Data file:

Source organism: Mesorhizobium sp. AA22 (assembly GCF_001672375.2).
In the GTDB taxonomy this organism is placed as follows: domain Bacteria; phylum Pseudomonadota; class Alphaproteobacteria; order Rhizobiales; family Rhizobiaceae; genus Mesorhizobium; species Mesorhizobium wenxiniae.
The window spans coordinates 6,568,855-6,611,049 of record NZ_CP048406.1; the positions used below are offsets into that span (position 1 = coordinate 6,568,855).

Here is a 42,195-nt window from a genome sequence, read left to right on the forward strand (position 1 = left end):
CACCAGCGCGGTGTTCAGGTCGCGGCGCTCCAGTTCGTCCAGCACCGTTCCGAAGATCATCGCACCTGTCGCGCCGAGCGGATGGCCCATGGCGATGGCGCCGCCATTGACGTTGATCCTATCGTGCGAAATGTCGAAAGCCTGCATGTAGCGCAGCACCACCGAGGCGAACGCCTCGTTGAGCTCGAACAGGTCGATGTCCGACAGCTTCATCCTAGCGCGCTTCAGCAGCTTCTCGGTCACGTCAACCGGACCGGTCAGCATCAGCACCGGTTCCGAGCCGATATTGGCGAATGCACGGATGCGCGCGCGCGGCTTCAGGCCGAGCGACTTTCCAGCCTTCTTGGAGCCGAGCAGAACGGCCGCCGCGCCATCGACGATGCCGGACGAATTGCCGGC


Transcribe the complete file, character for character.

Source organism: Mesorhizobium sp. AA22 (assembly GCF_001672375.2).
In the GTDB taxonomy this organism is placed as follows: domain Bacteria; phylum Pseudomonadota; class Alphaproteobacteria; order Rhizobiales; family Rhizobiaceae; genus Mesorhizobium; species Mesorhizobium wenxiniae.
The window spans coordinates 6,568,855-6,611,049 of record NZ_CP048406.1; the positions used below are offsets into that span (position 1 = coordinate 6,568,855).

Here is a 42,195-nt window from a genome sequence, read left to right on the forward strand (position 1 = left end):
CACCAGCGCGGTGTTCAGGTCGCGGCGCTCCAGTTCGTCCAGCACCGTTCCGAAGATCATCGCACCTGTCGCGCCGAGCGGATGGCCCATGGCGATGGCGCCGCCATTGACGTTGATCCTATCGTGCGAAATGTCGAAAGCCTGCATGTAGCGCAGCACCACCGAGGCGAACGCCTCGTTGAGCTCGAACAGGTCGATGTCCGACAGCTTCATCCTAGCGCGCTTCAGCAGCTTCTCGGTCACGTCAACCGGACCGGTCAGCATCAGCACCGGTTCCGAGCCGATATTGGCGAATGCACGGATGCGCGCGCGCGGCTTCAGGCCGAGCGACTTTCCAGCCTTCTTGGAGCCGAGCAGAACGGCCGCCGCGCCATCGACGATGCCGGACGAATTGCCGGC